Earlier this week, Energy & Environmental Affairs Secretary Ian Bowles announced the release of the nation’s first ocean management plan. The plan is similar, but not identical to, the draft plan issued last July. Here are the highlights
A Prohibited Area off the coast of the Cape Cod National Seashore, where most uses will be – you guessed it – prohibited
Multi-Use Areas, constituting approximately two-thirds of the planning area, where uses will be permitted if they comply with stringent standards for protecting marine resources
Renewable Energy Areas, where commercial- and community-scale wind projects have been found to be appropriate.
One significant element of the final plan, and one highlighted in Secretary Bowles’s press release, is that, where projects are proposed in areas including sensitive marine resources, it will be presumed that an alternative project outside the resource area would be less environmentally damaging. Project proponents would have to meet a balancing test, demonstrating that the project has public benefits which outweigh the detriment to the resource.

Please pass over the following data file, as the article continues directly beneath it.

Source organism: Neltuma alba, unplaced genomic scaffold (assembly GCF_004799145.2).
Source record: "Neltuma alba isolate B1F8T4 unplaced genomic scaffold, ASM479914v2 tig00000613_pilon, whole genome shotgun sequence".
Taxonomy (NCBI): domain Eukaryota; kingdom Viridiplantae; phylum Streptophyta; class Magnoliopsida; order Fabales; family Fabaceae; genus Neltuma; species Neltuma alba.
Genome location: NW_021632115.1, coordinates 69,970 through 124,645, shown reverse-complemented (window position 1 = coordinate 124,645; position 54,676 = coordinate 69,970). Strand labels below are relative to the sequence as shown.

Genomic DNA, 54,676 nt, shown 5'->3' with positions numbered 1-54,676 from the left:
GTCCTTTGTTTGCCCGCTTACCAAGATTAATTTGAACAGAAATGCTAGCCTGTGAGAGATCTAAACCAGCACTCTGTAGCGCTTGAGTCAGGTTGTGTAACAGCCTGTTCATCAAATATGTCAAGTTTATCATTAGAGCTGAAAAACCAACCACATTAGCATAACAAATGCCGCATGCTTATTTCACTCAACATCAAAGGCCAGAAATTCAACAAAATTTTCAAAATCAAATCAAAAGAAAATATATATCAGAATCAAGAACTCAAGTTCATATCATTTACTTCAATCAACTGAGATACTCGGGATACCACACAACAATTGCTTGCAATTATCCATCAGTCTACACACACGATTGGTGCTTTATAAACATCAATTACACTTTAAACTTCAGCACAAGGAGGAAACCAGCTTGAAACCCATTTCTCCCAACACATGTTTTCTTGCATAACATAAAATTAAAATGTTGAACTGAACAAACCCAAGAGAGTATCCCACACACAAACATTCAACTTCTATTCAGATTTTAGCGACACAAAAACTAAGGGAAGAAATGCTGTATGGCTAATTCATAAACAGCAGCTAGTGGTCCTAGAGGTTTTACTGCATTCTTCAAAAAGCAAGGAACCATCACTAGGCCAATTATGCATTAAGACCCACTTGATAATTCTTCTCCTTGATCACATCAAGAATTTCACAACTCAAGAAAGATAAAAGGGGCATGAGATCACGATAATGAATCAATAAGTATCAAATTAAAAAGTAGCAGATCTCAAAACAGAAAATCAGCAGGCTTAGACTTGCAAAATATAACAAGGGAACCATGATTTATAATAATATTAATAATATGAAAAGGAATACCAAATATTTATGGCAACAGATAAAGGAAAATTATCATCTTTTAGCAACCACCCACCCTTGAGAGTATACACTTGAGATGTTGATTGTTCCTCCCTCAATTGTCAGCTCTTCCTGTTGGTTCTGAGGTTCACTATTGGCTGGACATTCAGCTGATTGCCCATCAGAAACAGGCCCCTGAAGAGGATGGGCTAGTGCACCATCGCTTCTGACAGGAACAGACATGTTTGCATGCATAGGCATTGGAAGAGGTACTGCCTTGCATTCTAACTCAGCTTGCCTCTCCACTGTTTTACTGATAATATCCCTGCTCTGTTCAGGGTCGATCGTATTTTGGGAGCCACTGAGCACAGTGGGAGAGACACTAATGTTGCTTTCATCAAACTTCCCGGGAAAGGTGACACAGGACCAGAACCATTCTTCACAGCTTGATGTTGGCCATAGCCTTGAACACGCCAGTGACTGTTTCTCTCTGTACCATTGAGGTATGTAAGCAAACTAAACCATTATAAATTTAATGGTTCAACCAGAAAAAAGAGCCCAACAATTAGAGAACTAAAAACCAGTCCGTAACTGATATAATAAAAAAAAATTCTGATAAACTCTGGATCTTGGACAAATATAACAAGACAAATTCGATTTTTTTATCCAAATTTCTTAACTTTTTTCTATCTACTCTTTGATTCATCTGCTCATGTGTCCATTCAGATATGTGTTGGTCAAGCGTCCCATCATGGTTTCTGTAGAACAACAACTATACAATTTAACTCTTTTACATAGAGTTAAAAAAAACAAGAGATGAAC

It’s going to take some time to digest the entire plan. However, most of the nation outside Houston has accepted the concept of zoning on land for almost 100 years – and land-based zoning affects private property. It’s difficult to argue with the concept that the Commonwealth should plan for resources – state waters – that it does own. In addition, having a defined framework for reviewing proposals to utilize state waters should help remove some of the uncertainty associated with the current ad hoc review that necessarily occurs in the absence of a plan.
Deerin Babb-Brott – time to take a well-earned vacation!